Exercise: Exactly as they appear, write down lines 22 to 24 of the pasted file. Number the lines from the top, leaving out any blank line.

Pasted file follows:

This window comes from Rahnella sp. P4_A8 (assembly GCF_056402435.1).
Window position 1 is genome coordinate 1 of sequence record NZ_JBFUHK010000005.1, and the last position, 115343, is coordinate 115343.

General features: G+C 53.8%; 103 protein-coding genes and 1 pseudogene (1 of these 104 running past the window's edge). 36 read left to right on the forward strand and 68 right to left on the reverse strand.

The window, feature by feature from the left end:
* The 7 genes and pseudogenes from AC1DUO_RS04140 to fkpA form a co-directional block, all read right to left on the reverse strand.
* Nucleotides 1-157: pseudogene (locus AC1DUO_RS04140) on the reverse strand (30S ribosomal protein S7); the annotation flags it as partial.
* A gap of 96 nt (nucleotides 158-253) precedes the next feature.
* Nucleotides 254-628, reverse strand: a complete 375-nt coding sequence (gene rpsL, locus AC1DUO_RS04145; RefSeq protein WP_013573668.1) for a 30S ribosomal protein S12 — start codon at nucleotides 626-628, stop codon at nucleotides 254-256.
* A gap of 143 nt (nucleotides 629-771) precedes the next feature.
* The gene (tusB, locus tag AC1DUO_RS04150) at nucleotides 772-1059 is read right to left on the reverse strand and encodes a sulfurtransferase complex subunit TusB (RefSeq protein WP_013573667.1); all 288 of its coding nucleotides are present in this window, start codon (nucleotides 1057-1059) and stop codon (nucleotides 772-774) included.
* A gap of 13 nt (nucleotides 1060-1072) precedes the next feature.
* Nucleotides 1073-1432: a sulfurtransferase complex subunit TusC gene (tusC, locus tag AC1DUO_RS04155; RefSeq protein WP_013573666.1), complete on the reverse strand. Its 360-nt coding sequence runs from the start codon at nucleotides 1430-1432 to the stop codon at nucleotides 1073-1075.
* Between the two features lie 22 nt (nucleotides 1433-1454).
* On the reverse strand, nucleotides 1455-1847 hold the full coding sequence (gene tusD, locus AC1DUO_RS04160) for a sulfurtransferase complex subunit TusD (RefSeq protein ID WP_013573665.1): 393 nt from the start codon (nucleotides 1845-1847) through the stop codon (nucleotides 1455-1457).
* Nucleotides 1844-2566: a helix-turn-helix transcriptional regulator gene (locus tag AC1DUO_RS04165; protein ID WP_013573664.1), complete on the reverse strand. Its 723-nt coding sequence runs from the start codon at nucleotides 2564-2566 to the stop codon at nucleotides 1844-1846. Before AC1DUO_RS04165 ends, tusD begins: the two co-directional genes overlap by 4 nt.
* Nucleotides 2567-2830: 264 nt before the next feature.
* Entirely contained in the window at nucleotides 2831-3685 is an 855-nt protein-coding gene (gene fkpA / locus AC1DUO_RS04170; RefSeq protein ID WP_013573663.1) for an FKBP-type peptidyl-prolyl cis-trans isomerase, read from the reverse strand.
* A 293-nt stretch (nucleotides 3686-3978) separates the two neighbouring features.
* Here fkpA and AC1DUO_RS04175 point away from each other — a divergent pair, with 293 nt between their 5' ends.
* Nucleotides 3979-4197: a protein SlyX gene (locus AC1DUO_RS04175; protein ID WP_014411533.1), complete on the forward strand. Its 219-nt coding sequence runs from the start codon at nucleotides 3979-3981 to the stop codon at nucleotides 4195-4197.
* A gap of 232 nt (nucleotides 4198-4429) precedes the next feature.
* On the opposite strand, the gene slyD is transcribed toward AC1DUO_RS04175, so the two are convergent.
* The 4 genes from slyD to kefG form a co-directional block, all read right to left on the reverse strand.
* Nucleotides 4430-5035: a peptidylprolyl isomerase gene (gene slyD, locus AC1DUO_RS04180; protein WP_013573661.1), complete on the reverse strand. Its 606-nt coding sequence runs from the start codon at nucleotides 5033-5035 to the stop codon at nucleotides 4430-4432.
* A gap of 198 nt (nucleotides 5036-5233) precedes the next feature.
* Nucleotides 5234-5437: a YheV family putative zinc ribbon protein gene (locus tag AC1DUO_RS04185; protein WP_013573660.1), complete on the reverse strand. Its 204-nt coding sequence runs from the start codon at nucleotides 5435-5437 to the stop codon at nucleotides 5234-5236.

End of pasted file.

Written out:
* On the opposite strand, the gene slyD is transcribed toward AC1DUO_RS04175, so the two are convergent.
* The 4 genes from slyD to kefG form a co-directional block, all read right to left on the reverse strand.
* Nucleotides 4430-5035: a peptidylprolyl isomerase gene (gene slyD, locus AC1DUO_RS04180; protein WP_013573661.1), complete on the reverse strand. Its 606-nt coding sequence runs from the start codon at nucleotides 5033-5035 to the stop codon at nucleotides 4430-4432.